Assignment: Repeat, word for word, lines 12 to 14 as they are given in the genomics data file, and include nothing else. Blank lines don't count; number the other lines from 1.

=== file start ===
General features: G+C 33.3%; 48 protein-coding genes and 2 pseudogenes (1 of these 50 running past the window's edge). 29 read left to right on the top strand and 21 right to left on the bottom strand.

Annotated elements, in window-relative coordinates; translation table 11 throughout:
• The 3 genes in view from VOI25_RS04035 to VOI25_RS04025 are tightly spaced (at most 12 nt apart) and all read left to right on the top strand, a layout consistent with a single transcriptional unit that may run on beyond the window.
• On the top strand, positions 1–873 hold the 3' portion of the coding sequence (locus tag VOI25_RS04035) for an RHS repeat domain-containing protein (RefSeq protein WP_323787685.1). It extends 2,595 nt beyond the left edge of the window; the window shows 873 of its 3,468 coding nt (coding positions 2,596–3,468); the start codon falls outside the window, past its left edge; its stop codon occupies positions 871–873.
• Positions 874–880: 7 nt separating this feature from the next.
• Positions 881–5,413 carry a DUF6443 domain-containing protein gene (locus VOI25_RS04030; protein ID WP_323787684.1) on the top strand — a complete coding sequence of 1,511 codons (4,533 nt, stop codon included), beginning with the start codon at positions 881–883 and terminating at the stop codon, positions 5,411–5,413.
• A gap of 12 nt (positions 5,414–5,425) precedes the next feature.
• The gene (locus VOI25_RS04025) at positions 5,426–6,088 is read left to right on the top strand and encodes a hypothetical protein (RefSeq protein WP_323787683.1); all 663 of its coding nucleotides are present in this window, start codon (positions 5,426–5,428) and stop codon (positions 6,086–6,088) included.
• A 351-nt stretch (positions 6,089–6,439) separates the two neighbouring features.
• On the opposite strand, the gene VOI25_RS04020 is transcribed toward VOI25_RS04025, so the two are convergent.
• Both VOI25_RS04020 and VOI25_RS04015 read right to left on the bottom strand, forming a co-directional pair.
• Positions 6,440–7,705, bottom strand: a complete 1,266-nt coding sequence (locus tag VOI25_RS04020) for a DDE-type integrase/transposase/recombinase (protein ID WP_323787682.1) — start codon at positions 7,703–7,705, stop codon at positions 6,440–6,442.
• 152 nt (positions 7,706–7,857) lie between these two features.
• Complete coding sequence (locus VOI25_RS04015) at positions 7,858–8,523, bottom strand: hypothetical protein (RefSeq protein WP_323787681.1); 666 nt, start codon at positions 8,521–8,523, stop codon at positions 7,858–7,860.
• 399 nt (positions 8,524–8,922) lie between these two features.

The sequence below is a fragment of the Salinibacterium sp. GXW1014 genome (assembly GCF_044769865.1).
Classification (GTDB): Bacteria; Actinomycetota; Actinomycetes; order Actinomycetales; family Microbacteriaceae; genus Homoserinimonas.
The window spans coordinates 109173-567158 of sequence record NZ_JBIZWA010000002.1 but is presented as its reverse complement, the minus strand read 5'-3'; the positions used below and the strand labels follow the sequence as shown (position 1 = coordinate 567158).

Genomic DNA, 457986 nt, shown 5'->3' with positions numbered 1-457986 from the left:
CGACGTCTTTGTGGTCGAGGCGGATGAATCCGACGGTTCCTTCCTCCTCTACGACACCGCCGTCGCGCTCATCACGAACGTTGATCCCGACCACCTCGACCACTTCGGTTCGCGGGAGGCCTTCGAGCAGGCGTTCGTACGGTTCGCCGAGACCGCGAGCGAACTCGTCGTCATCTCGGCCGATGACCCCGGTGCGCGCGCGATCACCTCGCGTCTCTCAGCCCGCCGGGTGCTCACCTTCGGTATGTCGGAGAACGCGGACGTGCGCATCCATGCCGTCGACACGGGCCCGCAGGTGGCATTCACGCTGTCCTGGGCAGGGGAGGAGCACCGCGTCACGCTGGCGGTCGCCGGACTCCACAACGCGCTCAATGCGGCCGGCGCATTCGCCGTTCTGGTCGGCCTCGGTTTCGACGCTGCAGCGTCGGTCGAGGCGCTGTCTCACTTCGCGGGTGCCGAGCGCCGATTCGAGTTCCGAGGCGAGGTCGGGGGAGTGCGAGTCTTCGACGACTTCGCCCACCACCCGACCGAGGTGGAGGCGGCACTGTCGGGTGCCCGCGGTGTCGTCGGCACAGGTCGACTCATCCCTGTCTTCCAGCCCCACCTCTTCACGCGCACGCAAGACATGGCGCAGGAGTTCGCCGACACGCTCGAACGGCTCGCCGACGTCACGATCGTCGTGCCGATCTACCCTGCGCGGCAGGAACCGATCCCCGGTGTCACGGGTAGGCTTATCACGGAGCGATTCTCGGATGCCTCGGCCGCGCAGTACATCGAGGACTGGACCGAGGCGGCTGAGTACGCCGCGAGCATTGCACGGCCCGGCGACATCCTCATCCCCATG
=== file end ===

• Positions 6,440–7,705, bottom strand: a complete 1,266-nt coding sequence (locus tag VOI25_RS04020) for a DDE-type integrase/transposase/recombinase (protein ID WP_323787682.1) — start codon at positions 7,703–7,705, stop codon at positions 6,440–6,442.
• 152 nt (positions 7,706–7,857) lie between these two features.
• Complete coding sequence (locus VOI25_RS04015) at positions 7,858–8,523, bottom strand: hypothetical protein (RefSeq protein WP_323787681.1); 666 nt, start codon at positions 8,521–8,523, stop codon at positions 7,858–7,860.